Donnie Darko
Bump in the night. Donnie and Gretchen (Gyllenhaal and Malone) are disturbed ...

dir-scr Richard Kelly
with Jake Gyllenhaal, Mary McDonnell, Holmes Osborne, Beth Grant, Katharine Ross, Jena Malone, Drew Barrymore, Noah Wyle, Patrick Swayze, Maggie Gyllenhaal, Daveigh Chase, James Duval
release US 26.Oct.01; UK 25.Oct.02
01/US 1h52

4 out of 5 stars
R E V I E W   B Y   R I C H   C L I N E

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An unusually artful teen thriller, this film has a terrific combination of both light and dark touches from start to finish. Donnie (Jake Gyllenhaal) is a troubled teen in the late 1980s. His parents (McDonnell and Osborne) are at wit's end as to how to help him, his counsellor (Ross) is struggling to cope with what she finds, his new girlfriend (Malone) is just a wee bit perplexed, and his teachers (Barrymore and Wyle) recognise his brilliance. Then a jet engine falls on his house. He's haunted by visions of a giant bunny that tells him to do terrible things. He's obsessed with time travel theory. And everything seems to be coming together ... like a countdown to the end of the world.

First-time writer-director Kelly assembles the story's elements with care and skill, leading us gently through the plot, revealing little details about the characters and events, and layering on a nearly overwhelming sense of foreboding. The special effects work is subtle and restrained, yet visually stunning. And the cast all perform with a raw transparency--it's hard to pick standouts. Gyllenhaal gives yet another sharp, strong performance, and McDonnell is wonderfully stoic and brittle. There's also a wicked current of humour running through, most notably in Grant's fanatical teacher-parent and Swayze's hilarious self-help guru. The offbeat story and quirky characters keep us riveted as hidden things are uncovered and the puzzle pieces start falling into place. And as it examines some serious issues that are profoundly relevant to both teens and adults, the film finds a powerful resonance. It may frustrate viewers who want a more strongly defined plot, but the triumph here is in the details, in the themes the film examines and the characters themselves, how they cope with what they are going through. And what it says about our society.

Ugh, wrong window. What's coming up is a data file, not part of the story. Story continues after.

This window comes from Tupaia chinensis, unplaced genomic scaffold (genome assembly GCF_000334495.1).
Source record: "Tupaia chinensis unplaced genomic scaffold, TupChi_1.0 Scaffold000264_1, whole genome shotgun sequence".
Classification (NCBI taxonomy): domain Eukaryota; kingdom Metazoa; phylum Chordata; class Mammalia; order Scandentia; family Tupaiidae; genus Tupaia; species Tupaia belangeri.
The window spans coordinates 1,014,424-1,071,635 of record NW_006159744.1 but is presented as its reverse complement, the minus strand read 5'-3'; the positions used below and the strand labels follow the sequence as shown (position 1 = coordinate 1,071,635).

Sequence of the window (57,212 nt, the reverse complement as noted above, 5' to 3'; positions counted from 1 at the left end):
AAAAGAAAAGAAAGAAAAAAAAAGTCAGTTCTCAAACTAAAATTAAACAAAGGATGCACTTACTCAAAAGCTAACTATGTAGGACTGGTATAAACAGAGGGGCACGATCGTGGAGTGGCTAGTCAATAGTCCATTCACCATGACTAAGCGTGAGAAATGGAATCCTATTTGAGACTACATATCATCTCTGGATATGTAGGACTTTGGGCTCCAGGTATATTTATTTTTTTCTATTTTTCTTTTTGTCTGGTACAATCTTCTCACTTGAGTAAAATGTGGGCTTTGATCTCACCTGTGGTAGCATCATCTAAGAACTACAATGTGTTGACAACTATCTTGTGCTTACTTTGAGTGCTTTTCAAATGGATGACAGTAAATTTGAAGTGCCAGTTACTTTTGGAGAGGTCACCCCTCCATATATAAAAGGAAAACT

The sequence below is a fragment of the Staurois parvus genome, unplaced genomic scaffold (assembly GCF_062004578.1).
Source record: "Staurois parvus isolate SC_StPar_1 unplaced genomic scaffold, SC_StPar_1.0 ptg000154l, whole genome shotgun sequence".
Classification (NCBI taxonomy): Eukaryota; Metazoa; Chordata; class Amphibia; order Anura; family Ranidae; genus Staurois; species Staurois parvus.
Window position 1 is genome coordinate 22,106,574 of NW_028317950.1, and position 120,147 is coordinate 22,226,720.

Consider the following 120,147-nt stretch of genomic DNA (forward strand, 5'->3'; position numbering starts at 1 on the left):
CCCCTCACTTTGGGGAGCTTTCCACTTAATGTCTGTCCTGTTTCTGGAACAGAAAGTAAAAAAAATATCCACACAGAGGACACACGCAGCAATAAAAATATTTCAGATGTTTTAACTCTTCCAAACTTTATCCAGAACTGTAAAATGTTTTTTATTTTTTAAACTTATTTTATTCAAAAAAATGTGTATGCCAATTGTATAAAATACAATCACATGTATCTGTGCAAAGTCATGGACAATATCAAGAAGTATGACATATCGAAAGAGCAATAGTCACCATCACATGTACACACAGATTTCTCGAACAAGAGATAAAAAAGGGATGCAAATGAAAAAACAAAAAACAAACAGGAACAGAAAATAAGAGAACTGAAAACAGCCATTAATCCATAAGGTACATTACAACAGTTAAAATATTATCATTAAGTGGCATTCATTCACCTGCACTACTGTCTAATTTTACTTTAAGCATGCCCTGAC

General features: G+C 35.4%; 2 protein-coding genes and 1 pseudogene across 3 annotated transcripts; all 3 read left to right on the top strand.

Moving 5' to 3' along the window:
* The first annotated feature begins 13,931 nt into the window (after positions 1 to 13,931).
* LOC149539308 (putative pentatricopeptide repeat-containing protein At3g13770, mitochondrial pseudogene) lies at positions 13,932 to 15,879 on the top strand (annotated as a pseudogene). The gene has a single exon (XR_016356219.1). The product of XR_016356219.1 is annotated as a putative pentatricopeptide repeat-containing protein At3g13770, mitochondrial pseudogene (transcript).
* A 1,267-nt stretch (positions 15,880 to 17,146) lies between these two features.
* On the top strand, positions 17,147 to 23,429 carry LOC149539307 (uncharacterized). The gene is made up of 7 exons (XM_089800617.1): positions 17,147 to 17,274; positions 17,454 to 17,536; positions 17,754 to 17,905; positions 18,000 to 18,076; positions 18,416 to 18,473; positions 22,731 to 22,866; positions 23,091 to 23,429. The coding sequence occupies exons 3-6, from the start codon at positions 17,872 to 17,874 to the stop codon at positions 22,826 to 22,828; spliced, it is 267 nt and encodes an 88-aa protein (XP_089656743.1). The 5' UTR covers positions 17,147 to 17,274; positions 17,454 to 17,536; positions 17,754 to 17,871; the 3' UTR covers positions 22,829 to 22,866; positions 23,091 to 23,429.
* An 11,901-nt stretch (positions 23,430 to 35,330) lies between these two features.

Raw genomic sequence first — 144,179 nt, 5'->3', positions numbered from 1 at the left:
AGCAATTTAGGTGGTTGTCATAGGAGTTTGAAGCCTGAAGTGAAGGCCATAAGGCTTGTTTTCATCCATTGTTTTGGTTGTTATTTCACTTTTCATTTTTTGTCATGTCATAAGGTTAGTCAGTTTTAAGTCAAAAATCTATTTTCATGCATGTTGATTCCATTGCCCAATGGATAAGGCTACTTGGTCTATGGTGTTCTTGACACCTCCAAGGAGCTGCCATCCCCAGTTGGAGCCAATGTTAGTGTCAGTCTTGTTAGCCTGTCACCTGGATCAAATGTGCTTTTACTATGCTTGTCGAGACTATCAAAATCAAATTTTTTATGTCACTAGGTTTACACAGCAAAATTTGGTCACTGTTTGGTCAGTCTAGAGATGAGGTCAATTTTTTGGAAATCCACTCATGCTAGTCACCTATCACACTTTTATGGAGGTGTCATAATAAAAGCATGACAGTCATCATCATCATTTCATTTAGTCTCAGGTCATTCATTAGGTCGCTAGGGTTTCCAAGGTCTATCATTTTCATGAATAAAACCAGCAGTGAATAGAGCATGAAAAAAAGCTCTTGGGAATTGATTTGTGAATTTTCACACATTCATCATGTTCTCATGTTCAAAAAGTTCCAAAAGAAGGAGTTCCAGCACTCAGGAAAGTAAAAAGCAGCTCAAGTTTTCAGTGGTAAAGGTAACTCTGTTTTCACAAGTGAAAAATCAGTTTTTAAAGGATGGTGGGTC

adult themes, language, drugs cert 15 30.Oct.01 lff

release US 23.Jul.04, UK 27.Aug.04 (for 28 days only, then to DVD) • Newmarket 04/US 2h13
why are you wearing that stupid man suit? It's unusual for a first-time filmmaker to get the chance to make a director's cut, but Richard Kelly's movie struck such a nerve that fans were clamoring for more. And he's certainly given us more! What emerges is a strikingly different film from the original: with a slower pace and a much less enigmatic tone. In other words, this is far more obviously a time travel piece than it was before. This makes the film more accessible to newcomers or those who were baffled by the original version, but it won't necessarily please the original film's fans, because it focusses the film so specifically on one aspect. Perhaps its strongest value is as a companion piece to watch after the original - to clarify some things and give an added dimension. Some additions are unnecessary (new transitional effects shots that inexplicably use computer-screen images), while others are fascinating (deleted or extended scenes that subtly add to the story) and tone-shifting (the time travel book chapter headings and text). The extra length doesn't help much;it wasn't that much shorter before, but now it feels long. None of this makes the film better or worse - just different. And I prefer the original. (15.Jul.04)
R E A D E R   R E V I E W S
dark darker darko send your review to Shadows... Girl, net: "Beautiful, fun, eerie and awesome in general." (4.May.02)

Gawain McLachlan, Filmnet, Melbourne: 3.5/5 "Cultish film about a kid who suffers from a life-changing event and then starts seeing a demonic bunny rabbit who encourages him to be anti-social at school. Great soundtrack (Echo & The Bunnymen, etc), interesting script, good acting and direction combine to make an unusual film well worth seeing." (14.Mar.03)

© 2001 by Rich Cline, Shadows on the Wall